(Photo by Linda Refeffer) [Order this photo]
Those days are history. But as the county prepares to celebrate its 150th birthday this week, some things haven't changed since its founding in 1851.
The county remains a rural, largely blue-collar area full of farm trucks and small-town friendships.
Organizers of the Bollinger County Sesquicentennial Festival, which begins today and runs through Saturday, say the county remains a place of "hometown living."
The biggest town is Marble Hill, population 1,505. Bollinger County has just over 12,000 people or about the same number of people as live in Jackson, Mo.
"We are a close-knit community," said Chris Gunnin, economic developer for the city of Marble Hill and Bollinger County.
Gunnin is heading up the week-long festival sponsored by the local chamber of commerce. Many of the activities will take place on Marble Hill's main street, Highway 34, but events are scheduled in towns throughout the county.
"It's everywhere," she said. "It's going to be crazy."
County commissioners plan to dedicate a new pavilion at Railroad Park in Marble Hill at 2 p.m. today. The park will host a community-wide church service in the park at 6 p.m.
Tuesday's events include a lumberjack contest in Zalma, Mo., starting at 2 p.m. In the contest, lumberjacks will attempt to knock each other off logs.
There will be carnival rides in Marble Hill, beginning Thursday and running through Saturday. Horse and buggy rides and a greased-pig contest highlight activities in Glen Allen on Friday.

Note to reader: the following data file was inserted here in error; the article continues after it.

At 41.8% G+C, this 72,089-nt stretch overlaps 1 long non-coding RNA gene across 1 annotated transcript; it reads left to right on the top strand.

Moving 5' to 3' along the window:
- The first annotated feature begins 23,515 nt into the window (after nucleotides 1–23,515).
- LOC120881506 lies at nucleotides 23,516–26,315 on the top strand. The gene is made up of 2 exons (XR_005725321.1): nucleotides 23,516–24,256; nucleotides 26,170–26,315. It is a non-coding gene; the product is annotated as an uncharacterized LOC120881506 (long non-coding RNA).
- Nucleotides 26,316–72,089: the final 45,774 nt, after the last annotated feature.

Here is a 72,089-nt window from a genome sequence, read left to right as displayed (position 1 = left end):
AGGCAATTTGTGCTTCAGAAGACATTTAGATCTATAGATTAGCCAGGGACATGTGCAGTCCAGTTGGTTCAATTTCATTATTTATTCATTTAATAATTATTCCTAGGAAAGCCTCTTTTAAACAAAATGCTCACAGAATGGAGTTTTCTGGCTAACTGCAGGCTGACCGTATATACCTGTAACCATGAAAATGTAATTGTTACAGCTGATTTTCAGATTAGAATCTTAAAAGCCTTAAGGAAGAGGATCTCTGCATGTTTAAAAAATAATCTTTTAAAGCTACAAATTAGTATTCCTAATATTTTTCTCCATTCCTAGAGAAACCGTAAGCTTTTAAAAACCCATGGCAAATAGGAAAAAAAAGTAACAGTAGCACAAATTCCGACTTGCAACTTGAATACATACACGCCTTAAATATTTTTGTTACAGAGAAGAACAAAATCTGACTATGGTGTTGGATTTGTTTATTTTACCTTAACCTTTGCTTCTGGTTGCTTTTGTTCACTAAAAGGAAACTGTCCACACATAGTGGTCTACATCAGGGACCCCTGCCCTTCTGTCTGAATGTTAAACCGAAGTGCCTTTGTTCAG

The festival ends with an entire day of events on Saturday in Marble Hill, beginning around 9 a.m. with a parade and ending with a gospel rock concert by a Fredericktown youth group from 6-10 p.m. at the Marble Hill ball park.
During the day, there also will be an art show, a fiddling contest and an antique car show.
The post office will have a booth at the festival. Postal workers will cancel mail with a special stamp honoring the county's sesquicentennial.
Visitors can tour the historic Massey log house and the former Wicecarver's general store.
The Bollinger County Museum of Natural History, a new museum in the 77-year-old former Will Mayfield College, will feature dinosaur exhibits and the displays of student winners of a history contest.
There's good reason for a dinosaur exhibit. Fossilized dinosaur bones have been unearthed in Bollinger County in recent years.
Charles Hopkins Jr. grew up in Bollinger County, but now lives in Cape Girardeau.
Hopkins, who was born in 1920, remembers growing up in Marble Hill during the Great Depression. His father ran a mercantile store, selling goods to customers in exchange for everything from chickens to butter.
Like other stores, customers at his father's store received tokens rather than coins in change. The tokens were redeemable only for goods at that store, Hopkins said.
Diane Runnels, 53, grew up in Lutesville, once a separate town but now a part of Marble Hill. She now lives in Jackson, but says she may move back. "It still has that hometown atmosphere," said Runnels.
The county's rural roots remain strong. That's an attraction for area residents who want to live where the cows come home.
"Marble Hill is becoming the bedroom community that Jackson used to be," she said.
335-6611, extension 123